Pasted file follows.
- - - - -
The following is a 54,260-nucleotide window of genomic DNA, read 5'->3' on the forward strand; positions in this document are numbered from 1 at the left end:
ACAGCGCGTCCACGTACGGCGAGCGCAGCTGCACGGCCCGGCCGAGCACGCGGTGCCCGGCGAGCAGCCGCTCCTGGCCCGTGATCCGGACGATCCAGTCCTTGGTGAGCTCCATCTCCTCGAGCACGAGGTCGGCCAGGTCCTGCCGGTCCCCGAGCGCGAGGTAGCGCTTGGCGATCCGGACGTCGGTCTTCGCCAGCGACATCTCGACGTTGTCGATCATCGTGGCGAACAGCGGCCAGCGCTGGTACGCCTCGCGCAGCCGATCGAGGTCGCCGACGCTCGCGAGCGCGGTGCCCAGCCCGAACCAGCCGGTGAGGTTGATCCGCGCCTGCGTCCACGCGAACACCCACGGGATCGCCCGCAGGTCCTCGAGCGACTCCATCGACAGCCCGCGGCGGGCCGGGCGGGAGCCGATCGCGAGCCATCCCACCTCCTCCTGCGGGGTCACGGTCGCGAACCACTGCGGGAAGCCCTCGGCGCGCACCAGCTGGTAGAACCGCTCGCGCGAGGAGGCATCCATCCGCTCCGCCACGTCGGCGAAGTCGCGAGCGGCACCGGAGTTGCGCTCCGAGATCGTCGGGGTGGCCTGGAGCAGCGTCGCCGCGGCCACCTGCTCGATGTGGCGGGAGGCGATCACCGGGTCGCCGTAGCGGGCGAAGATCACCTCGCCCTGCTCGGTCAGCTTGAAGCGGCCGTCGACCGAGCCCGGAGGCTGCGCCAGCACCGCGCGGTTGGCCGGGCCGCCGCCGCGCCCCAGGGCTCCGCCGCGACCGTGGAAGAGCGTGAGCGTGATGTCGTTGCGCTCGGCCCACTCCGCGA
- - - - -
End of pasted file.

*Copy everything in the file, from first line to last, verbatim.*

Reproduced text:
The following is a 54,260-nucleotide window of genomic DNA, read 5'->3' on the forward strand; positions in this document are numbered from 1 at the left end:
ACAGCGCGTCCACGTACGGCGAGCGCAGCTGCACGGCCCGGCCGAGCACGCGGTGCCCGGCGAGCAGCCGCTCCTGGCCCGTGATCCGGACGATCCAGTCCTTGGTGAGCTCCATCTCCTCGAGCACGAGGTCGGCCAGGTCCTGCCGGTCCCCGAGCGCGAGGTAGCGCTTGGCGATCCGGACGTCGGTCTTCGCCAGCGACATCTCGACGTTGTCGATCATCGTGGCGAACAGCGGCCAGCGCTGGTACGCCTCGCGCAGCCGATCGAGGTCGCCGACGCTCGCGAGCGCGGTGCCCAGCCCGAACCAGCCGGTGAGGTTGATCCGCGCCTGCGTCCACGCGAACACCCACGGGATCGCCCGCAGGTCCTCGAGCGACTCCATCGACAGCCCGCGGCGGGCCGGGCGGGAGCCGATCGCGAGCCATCCCACCTCCTCCTGCGGGGTCACGGTCGCGAACCACTGCGGGAAGCCCTCGGCGCGCACCAGCTGGTAGAACCGCTCGCGCGAGGAGGCATCCATCCGCTCCGCCACGTCGGCGAAGTCGCGAGCGGCACCGGAGTTGCGCTCCGAGATCGTCGGGGTGGCCTGGAGCAGCGTCGCCGCGGCCACCTGCTCGATGTGGCGGGAGGCGATCACCGGGTCGCCGTAGCGGGCGAAGATCACCTCGCCCTGCTCGGTCAGCTTGAAGCGGCCGTCGACCGAGCCCGGAGGCTGCGCCAGCACCGCGCGGTTGGCCGGGCCGCCGCCGCGCCCCAGGGCTCCGCCGCGACCGTGGAAGAGCGTGAGCGTGATGTCGTTGCGCTCGGCCCACTCCGCGA